childhood

I was meant to be a psychologist: But Why?

 

I was meant to be a psychologist: But Why?

 

I was a smarty pants, book smarts girl from the South Bronx. I read ten books a week sometimes for books were my escape into other worlds and realms of possibilities. I knew there was more out there than what was surrounding me in the immediate square block.  At a young age I wrote my first novel on a type writer my aunt bought me for Christmas one year. That typewriter was one of the very few Christmas gifts I ever got.  Because of my love of writing and its rare status as a Christmas gift, I treasured that typewriter immensely.

 

I would run home and type away on it one finger at a time. I started teaching myself to draw so that I could draw a cover to my book. My mom beamed with joy as she had always wanted to be a novelist, besides being a Puerto Rican Cowgirl.  She had notebooks everywhere where she jotted down poems and paragraphs of short stories. She just kept them in every room. She never knew when a thought would hit her that she would just have to let bleed out immediately onto paper.

 

Every day in the South Bronx was an adventure that could fill volumes of books. A shooting, a stabbing, a fight over honor:  those were everyday occurrences.   These events could have served as a screenplay for the many television crime series.   I often sat back and watched it all play out from my first-floor gated window.

 

With all this in my background I was bound to be a novelist. Or was I? No, not according to my mother. From day one, as far as she could remember, I was going to be a psychologist. It was destiny.  Then I watched Silence of the Lambs and I knew I would be a psychologist.

 

While I sat back and watched the events about it, I dissected them. I analyzed people’s motives and people’s gaits. I learned to predict people’s behaviors all around me.  I understood the human mind from a different way than did others I interacted with.   I was fascinated with the why and when of actions, thoughts and beliefs.   In a way, it made sense. It was evolutionarily speaking a survival instinct.   I had to predict and understand the motives of and actions of others in order to safely walk home every day.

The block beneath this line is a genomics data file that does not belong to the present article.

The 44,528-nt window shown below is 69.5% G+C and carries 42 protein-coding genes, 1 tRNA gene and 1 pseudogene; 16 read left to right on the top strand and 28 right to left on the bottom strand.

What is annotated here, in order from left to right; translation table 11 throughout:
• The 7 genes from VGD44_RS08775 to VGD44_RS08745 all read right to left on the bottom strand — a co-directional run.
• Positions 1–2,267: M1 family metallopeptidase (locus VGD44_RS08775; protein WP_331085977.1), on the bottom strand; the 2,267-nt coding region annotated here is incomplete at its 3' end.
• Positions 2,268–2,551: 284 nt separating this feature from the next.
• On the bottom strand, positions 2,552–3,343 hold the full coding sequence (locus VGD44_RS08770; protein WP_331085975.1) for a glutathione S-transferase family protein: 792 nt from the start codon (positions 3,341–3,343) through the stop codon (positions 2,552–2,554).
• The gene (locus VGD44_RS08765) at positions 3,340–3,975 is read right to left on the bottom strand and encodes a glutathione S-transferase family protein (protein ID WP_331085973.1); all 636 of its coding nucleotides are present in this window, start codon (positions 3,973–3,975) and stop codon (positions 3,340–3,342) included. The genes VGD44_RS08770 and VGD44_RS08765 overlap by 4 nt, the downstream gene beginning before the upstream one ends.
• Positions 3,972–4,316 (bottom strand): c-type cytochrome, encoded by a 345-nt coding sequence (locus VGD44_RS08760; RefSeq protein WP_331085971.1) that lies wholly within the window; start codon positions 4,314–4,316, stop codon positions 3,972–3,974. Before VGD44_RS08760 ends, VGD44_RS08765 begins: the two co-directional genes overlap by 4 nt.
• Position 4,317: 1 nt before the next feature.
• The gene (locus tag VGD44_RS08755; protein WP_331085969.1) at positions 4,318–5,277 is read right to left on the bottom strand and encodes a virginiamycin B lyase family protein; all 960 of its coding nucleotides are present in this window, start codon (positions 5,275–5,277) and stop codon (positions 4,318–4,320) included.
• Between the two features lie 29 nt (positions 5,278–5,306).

Then there was also the fact that from an early age people confided in me many of their deep and dark thoughts.   I was often the go-to person when it came to catharsis.  I have never quite understood why people felt that they could just unload their mental baggage onto me but it happened.  And it happened with great frequency. Still happens even though I do not serve in a clinical role.

 

It could be the fact that my face can go from very expressive horror and sympathy to complete blank expression hiding my judgments.   It could be that my first instinct to most problems is to laugh about them and then set about solving them instead of ruminating.  Or it could just be that I was destined for it.

 

While my mother was pregnant she went to a fortune teller who advised her she would have a girl with throat problems (I guess my asthma counts) who would have a great mind that would serve her well. My mother took that to heart and from the very beginning inculcated a mind-expanding environment for me as best as she could deeply mired in poverty.  She looked around her and noted there were great mental health issues.  For example, one day a neighbor knocked on our door and asked if we would babysit her daughter for a few hours while she went to the doctor for a last minute visit.  We took the little girl n and after 8 hours came to realize that the bother was never coming back. My mother and I cried at the present and future possibilities for this little girl.   Upon calling social welfare, my mother turned to me and said  “I just don’t understand how a mother could leave her kid. What could be so horrible to make her do this?”  I was about 7 years old. I had not a clue but said “well, she had a tough life and it weighed her down. Maybe it’s best she moved on.”  My mother looked at me and told me that her biggest fear was losing me and then said “maybe one day you will go onto understand why people do the things that they do.”

 

Well, I am trying

 

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20 replies »

  1. I think that non-judgmental appearance has to be one of the keys. It’s a treasure to have people able to hear something personal without appearing to think the speaker is horrible.

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  2. I love the imagery of the typewriter and watching the screenplay of life unfold from your window. Very glad your mother nurtured your mind and provided a stimulating environment!

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  3. A sympathetic ear with a nonjudgemental attitude, combined with basic common sense is harder to find than one might think. I’m sure people who know you just can’t help but pour out their thoughts and feelings. 🙂
    -ValS

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  4. I find myself perceiving many shared experiences with your post; I am currently finishing my last year of my undergrad and will be continuing on to graduate school next winter. Others around me have a difficult time grasping why I would choose psychology (financially) when there are easier, shorter college routes I could take. Yet, they all know exactly why I am on this path. Nice to know there are others out there with genuine interest and that little extra ability to sense the world.

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